The Prophecy (1995) – Retro Review

Most of us have seen the cover art for The Prophecy when perusing the shelves for something to rent. If you’re like me, you have more than likely glanced over it and put it back. What if that was a mistake? A few days ago I decided to finally give it a shot. I can’t say that I was blown away but any movie that has the ability to make me think has clearly done something right. The Prophecy is a slow burner that is well worth the wait.

Plot/Cast and Crew:

The Prophecy was written and directed, quite creatively, by Gregory Widen. With only slight pacing issues, it had a decent budget of $8 million dollars and grossed over twice that. I have to attribute most of its success to the character of Gabriel (Christopher Walken). Gabriel is an Archangel who is pissed at God for allowing the “talking monkeys” – his term for humans – to have souls. Apparently, he is not alone in this gripe with God. He comes to earth to find an evil soul to give him the advantage in the second angelic war. If successful, Heaven’s doors will be open to angels again and essentially will become a second hell. If you want to know how that makes any sense, pick up this film and give it a go. Did I mention Candyman‘s Virginia Madsen has a major role as well?

What I thought:

I spent most of this movie just wanting to learn more about Gabriel. Normally, I don’t use the term “indulgent” on a film that I enjoyed, but it actually fits perfectly with the finished product. We witness a plethora of events and characters without much of the plot being explained. This is typical when it comes to a truly original piece of art. We, as the viewers, are supposed to interpret the material we have been presented and come to our own conclusions. The problem arises when we feel as if we don’t have enough information to find a satisfactory conclusion and we feel left behind. Towards the middle of The Prophecy, enough of the mythology gets explained so that you can catch up quite quickly. At that point, you can truly appreciate what this film is trying to convey to us. Now we can enjoy the originality within the enigma.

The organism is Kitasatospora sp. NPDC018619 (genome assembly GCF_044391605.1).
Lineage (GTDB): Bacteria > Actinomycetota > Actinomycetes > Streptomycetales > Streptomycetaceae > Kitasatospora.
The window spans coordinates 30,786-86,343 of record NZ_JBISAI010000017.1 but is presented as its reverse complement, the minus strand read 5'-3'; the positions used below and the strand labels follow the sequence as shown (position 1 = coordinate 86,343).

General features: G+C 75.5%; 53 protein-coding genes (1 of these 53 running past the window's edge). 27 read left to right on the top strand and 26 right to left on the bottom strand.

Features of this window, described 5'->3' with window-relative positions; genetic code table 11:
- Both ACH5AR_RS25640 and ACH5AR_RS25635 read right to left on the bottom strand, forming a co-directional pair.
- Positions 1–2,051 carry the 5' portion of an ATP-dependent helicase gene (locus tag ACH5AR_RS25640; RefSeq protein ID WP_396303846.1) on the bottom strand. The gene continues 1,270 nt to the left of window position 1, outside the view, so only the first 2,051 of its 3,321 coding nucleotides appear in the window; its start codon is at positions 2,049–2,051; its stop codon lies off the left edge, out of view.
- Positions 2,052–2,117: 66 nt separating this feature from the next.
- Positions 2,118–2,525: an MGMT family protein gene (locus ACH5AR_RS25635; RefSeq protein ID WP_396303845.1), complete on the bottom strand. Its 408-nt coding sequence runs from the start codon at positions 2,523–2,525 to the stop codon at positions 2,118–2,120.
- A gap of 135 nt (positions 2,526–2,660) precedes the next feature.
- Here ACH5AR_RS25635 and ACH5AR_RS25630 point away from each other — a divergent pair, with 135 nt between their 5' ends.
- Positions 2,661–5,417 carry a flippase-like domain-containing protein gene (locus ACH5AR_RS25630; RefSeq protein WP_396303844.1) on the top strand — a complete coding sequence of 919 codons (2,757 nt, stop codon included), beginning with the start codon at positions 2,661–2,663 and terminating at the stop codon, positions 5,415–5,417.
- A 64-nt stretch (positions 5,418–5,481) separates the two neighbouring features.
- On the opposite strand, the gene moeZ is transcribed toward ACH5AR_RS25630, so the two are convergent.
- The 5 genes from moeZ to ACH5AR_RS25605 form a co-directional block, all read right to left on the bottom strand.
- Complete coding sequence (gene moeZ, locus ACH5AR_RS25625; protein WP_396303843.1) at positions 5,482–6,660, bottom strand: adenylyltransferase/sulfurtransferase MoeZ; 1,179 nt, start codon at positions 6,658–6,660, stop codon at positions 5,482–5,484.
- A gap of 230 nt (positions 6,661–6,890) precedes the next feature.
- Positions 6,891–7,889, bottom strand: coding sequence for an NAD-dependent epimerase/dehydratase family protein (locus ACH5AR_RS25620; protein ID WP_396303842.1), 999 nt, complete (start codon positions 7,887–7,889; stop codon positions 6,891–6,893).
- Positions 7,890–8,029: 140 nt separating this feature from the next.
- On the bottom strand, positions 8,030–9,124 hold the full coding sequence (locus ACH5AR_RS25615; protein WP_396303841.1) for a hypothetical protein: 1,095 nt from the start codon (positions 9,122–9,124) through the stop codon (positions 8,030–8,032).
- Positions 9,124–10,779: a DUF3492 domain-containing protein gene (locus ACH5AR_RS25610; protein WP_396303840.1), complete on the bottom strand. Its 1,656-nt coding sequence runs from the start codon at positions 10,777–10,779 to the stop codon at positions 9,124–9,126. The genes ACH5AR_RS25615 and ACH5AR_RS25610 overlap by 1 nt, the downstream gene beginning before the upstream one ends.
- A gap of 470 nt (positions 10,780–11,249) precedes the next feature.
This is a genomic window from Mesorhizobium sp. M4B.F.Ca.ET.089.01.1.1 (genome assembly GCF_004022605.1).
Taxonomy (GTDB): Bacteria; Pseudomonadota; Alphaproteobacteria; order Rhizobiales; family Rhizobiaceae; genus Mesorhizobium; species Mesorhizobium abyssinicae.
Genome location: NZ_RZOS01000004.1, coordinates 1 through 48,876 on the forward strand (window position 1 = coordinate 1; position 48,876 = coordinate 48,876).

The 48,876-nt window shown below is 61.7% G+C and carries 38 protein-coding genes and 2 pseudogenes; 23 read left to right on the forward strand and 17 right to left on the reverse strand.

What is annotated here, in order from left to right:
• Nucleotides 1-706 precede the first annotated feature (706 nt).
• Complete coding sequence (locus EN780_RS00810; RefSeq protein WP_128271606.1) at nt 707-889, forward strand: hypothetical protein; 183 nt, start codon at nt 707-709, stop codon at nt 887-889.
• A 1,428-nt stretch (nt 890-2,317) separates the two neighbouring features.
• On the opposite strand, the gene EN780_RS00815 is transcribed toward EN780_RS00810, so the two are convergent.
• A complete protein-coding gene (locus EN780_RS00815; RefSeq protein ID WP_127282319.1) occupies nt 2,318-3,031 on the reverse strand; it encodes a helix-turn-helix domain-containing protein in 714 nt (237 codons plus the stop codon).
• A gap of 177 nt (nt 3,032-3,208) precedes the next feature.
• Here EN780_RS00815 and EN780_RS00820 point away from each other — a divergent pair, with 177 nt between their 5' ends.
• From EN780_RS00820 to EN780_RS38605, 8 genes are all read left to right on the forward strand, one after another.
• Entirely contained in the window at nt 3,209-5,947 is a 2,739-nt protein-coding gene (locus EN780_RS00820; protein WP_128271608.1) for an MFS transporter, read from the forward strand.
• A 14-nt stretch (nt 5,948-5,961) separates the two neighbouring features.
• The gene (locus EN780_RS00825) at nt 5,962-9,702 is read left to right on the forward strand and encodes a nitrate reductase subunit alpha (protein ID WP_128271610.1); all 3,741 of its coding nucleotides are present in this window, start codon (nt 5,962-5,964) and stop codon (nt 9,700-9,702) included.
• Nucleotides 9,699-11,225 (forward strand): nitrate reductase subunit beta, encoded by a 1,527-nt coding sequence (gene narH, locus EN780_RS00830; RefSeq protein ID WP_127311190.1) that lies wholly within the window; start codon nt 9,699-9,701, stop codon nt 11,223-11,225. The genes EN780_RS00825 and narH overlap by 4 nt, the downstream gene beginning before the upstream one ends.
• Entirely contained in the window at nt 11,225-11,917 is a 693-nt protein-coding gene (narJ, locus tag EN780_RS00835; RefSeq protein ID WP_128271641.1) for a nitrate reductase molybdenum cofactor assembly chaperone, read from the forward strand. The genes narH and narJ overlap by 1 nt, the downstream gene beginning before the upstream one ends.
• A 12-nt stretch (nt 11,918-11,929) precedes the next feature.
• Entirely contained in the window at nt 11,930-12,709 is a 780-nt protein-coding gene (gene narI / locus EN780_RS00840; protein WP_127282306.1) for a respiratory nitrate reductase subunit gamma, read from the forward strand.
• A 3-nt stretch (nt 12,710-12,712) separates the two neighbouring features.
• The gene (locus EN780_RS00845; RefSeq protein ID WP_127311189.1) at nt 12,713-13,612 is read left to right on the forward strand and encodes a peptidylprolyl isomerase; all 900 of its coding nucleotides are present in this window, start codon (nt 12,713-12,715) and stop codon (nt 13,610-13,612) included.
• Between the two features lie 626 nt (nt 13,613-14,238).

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Creativity knows absolutely no bounds in The Prophecy. Its ability to take what we know biblically and play off of it, to the film’s advantage, is seamless. By the end of the movie, you couldn’t tell me there wasn’t a missing chapter in the Bible. Watching Gabriel’s calm, controlled demeanor slowly begin to unravel until he is desperate is terrifying yet hilarious. You see, angels are not what we know them to be. Widen writes them as God’s henchman. They are the metaphoric lightning bolt that will surely strike us down if God needs to make an example out of us. Not even a little 6-year-old girl is safe. Then we are told, in Gabriel’s terms, that our only comfort is in always knowing we will NEVER know why. Thanks, Gabriel. We all feel incredibly safe now.

Conclusion:

Intrigue, creativity, and a cameo from Lucifer himself – played by Viggo Mortensen – is what makes this film so great. The Prophecy burns bright by the end, if only briefly, and leaves us wanting more. Is it an absolute masterpiece? No. However, it is creative and quite entertaining. Grab some popcorn, open your mind, and guard your soul. The angels want to play a game and the winner will take all.

 

About Preston Holt

At 5 years old i was catapulted in to the horror genre and have had no desire to ever leave it. I'm 26 years old with a great sense of humor and a thirst for the horror industry that just will never be quenched. I have a horror review site of my own called cabinintheweb reviews and when I'm not writing about, or watching, horror films, I am spending time with my spouse and my animals.

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